Utility of the Single Tube 10-Color Assay in Determining MRD
Using the single tube 10-color assay, levels of residual disease in the 129 samples analyzed varied from 0.003 to 22%. Twenty-five samples (19%) showed residual disease >1%, 57 samples (44%) showed residual disease between 1.0 and 0.01%, and 47 samples (37%) showed residual disease below 0.01% (Fig. 2). In seven samples from which a minimum of 1.8 × 106 events were acquired, it was possible to quantify residual disease levels between 0.003 and 0.01% (Fig. 2). Paired peripheral blood and bone marrow samples were obtained from 12 patients following fludarabine, cyclophosphamide, and Rituximab (FCR) therapy. In nine patients, MRD was detected in both peripheral blood and bone marrow, whereas three patients showed residual disease in bone marrow only. Bone marrow samples (n = 4) and peripheral blood (n = 7) from six patients at various time points post allogeneic stem cell transplant (SCT) were also examined for residual disease. Eight samples showed levels above 0.01% and three (all from peripheral blood) samples were <0.01%. Only one of the latter patients had a corresponding bone marrow sample taken and the MRD level was 0.3%. Two patients were monitored for MRD at regular time intervals over a period of 18 months to assess the robustness of the assay for clinical use. Patient 1 (Fig. 3A) was a 57-year-old man who received a second course of six cycles of FCR between April and September 2009. He remained in clinical CR and low but stable levels of MRD were detected from January to September 2011. Subsequently, there was a progressive rise in MRD levels in blood in association with reappearance of splenomegaly. Patient 2 (Fig. 3B) was a 69-year-old man previously treated with oral chlorambucil and in 2009 with three cycles of FCR. From January to October 2011 increasing levels of disease were detected in blood in the presence of a stable lymphocytosis. From November 2011 to March 2012 he received five cycles of FCR because of soft tissue infiltration by CLL cells in the conjunctivae and sinuses.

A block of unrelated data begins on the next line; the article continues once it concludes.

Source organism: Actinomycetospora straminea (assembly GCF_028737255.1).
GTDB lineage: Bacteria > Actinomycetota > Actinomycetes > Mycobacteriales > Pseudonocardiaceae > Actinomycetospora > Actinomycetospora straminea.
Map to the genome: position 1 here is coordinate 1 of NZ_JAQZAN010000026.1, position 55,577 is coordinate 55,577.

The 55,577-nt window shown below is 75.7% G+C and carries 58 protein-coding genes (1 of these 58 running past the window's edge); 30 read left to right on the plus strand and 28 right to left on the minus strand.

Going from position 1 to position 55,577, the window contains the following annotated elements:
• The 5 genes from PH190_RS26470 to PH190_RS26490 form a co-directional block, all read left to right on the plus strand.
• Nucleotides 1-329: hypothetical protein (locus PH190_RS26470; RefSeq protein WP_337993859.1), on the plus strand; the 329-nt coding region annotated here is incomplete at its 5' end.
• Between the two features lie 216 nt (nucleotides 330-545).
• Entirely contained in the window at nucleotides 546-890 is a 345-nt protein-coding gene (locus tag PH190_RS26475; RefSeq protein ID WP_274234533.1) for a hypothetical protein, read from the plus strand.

Comparison of the ISA Approach with the Single Tube 10-Color Assay
To validate the single tube 10color assay, we directly compared results from a cohort of 85 samples analyzed using the ISA method performed according to the standard operating procedure described by Rawstron et al. (14) with results obtained using the single tube 10-color method. Of the 85 samples, five (5.8%) could not be evaluated by the ISA methodology and were excluded from the validation study: four samples had insufficient events to obtain a sensitivity of 0.01% and in one sample the level of contamination due to the co-expression of CD19 and CD3 exceeded the residual CLL population. Of these, only one sample could not be evaluated by the 10-color assay because the sample quality was too poor. The level of residual disease in the 80 samples analyzed varied from <0.01 to 22%. Analysis of all samples showed an excellent correlation between the single tube 10-color assay and the ISA method (regression analysis slope = 1.0, intercept = 0.07 and R2 = 0.992). Bland–Altman analysis showed a bias of 0.04 ± 0.38 with 95% confidence interval from −0.71 to 0.79 (Fig. 4A). Fifty-nine samples showed residual disease of <1.0% (median 0.03 range <0.01–0.63%). There was also excellent correlation for disease levels in this cohort (regression analysis slope = 0.85, intercept = 0 and R2 = 0.98). Bland–Altman analysis showed a bias of 0.0016 ± 0.013 with 95% confidence interval from −0.024 to 0.028 (Fig. 4B). These data indicate that the two methods give comparable results at all levels of residual disease.